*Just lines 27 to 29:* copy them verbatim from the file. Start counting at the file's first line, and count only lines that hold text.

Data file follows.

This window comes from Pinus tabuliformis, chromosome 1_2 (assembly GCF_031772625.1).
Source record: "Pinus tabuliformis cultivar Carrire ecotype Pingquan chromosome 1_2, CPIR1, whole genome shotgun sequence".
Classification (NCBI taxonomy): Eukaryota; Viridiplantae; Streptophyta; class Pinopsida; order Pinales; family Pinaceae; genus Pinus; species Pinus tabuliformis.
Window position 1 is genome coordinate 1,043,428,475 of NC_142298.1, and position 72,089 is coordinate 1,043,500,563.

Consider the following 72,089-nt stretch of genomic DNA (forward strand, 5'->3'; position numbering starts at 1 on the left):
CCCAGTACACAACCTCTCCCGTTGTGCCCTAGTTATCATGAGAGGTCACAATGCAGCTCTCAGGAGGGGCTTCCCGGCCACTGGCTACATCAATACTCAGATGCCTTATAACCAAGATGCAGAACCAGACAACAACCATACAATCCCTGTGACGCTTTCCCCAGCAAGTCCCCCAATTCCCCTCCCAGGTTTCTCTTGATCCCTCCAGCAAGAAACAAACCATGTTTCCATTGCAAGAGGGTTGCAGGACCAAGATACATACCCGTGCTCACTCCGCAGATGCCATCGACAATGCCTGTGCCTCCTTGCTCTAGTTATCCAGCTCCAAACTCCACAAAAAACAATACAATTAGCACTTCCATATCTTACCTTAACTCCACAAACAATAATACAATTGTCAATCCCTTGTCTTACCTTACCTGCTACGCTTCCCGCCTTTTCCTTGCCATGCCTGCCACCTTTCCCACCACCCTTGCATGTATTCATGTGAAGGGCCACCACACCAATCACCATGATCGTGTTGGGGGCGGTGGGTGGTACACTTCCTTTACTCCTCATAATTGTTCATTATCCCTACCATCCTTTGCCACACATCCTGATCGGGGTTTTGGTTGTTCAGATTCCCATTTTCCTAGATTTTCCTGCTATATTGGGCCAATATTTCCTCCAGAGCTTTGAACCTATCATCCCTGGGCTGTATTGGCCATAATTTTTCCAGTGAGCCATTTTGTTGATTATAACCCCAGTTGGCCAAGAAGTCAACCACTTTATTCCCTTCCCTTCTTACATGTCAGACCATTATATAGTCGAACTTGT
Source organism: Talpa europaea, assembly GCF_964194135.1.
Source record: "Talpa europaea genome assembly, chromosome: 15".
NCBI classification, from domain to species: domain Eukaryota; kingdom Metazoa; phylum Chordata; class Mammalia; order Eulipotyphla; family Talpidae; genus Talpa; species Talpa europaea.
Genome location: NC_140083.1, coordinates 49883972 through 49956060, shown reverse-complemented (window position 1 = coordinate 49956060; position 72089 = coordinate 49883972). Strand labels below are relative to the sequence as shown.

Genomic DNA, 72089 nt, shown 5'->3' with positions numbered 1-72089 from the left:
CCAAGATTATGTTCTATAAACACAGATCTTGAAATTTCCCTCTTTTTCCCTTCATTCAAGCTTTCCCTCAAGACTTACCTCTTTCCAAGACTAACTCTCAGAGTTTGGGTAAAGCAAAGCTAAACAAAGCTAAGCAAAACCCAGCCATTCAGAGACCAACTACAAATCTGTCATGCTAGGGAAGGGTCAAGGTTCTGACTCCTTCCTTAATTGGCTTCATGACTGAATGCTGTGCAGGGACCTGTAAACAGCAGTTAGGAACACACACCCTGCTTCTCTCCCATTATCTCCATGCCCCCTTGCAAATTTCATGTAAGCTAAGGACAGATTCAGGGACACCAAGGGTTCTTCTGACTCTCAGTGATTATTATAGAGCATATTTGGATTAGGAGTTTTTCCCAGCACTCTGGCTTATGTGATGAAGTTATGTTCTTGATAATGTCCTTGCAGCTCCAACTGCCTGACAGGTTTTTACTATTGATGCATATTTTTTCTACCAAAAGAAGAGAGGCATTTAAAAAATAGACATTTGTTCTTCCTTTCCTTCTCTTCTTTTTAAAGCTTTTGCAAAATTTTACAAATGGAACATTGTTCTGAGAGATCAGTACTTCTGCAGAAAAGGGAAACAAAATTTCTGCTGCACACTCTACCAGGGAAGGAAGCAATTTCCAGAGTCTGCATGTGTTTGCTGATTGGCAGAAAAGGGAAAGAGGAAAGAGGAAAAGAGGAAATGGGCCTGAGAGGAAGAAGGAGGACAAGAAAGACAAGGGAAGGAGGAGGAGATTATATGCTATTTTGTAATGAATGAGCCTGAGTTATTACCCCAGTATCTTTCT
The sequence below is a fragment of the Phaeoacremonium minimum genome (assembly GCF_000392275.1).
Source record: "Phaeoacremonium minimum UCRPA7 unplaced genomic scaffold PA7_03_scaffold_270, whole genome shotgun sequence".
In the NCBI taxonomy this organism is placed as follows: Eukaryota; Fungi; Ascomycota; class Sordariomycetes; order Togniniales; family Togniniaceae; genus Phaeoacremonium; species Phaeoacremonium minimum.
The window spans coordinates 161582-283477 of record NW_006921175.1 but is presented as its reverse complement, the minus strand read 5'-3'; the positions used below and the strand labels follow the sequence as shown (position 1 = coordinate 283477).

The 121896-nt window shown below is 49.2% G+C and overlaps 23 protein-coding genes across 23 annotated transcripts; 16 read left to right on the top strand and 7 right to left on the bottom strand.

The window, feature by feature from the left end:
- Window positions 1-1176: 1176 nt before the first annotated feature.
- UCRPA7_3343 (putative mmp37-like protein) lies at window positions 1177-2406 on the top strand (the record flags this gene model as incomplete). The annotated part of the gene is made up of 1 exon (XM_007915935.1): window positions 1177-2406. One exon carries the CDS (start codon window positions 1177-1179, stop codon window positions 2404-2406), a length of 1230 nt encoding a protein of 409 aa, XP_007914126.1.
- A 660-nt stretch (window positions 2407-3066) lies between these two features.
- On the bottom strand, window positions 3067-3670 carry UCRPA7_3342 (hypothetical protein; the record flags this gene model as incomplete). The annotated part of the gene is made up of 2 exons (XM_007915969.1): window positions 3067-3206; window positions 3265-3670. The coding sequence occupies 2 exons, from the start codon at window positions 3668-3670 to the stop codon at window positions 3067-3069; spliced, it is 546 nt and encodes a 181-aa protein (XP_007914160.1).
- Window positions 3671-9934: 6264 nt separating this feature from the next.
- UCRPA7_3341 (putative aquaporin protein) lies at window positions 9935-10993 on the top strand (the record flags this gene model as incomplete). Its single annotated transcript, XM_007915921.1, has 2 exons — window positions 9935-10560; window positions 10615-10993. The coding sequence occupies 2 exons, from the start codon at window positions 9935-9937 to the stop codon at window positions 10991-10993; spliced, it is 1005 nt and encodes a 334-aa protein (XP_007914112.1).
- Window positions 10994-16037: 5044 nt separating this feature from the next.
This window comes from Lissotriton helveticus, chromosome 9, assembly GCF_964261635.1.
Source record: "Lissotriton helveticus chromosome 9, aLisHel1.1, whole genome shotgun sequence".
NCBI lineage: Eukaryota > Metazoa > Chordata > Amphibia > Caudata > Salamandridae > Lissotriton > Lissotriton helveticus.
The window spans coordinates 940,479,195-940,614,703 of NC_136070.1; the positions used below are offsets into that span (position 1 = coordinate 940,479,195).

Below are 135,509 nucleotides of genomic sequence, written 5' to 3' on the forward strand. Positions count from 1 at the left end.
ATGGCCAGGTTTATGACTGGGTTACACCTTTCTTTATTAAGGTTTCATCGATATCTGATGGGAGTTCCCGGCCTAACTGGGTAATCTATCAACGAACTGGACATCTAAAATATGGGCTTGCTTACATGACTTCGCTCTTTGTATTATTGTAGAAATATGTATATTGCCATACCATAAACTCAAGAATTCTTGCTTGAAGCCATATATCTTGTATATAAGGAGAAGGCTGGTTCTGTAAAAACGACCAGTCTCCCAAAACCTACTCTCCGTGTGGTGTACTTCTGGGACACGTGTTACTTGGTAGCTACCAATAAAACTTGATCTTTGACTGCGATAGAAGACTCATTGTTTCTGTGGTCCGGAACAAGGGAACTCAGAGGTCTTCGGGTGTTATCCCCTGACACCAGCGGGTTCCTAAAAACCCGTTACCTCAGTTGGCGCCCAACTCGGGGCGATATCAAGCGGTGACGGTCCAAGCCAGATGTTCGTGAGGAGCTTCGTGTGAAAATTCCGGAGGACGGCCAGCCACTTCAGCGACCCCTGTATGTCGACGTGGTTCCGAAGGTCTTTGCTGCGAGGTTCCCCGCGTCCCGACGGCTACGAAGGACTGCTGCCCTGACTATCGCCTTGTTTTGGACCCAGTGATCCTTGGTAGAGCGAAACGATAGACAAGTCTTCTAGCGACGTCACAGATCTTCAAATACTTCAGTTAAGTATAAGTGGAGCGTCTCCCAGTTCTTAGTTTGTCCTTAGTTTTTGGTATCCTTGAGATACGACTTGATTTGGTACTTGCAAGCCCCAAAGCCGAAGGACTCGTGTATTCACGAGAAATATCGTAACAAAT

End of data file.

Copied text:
Source record: "Lissotriton helveticus chromosome 9, aLisHel1.1, whole genome shotgun sequence".
NCBI lineage: Eukaryota > Metazoa > Chordata > Amphibia > Caudata > Salamandridae > Lissotriton > Lissotriton helveticus.
The window spans coordinates 940,479,195-940,614,703 of NC_136070.1; the positions used below are offsets into that span (position 1 = coordinate 940,479,195).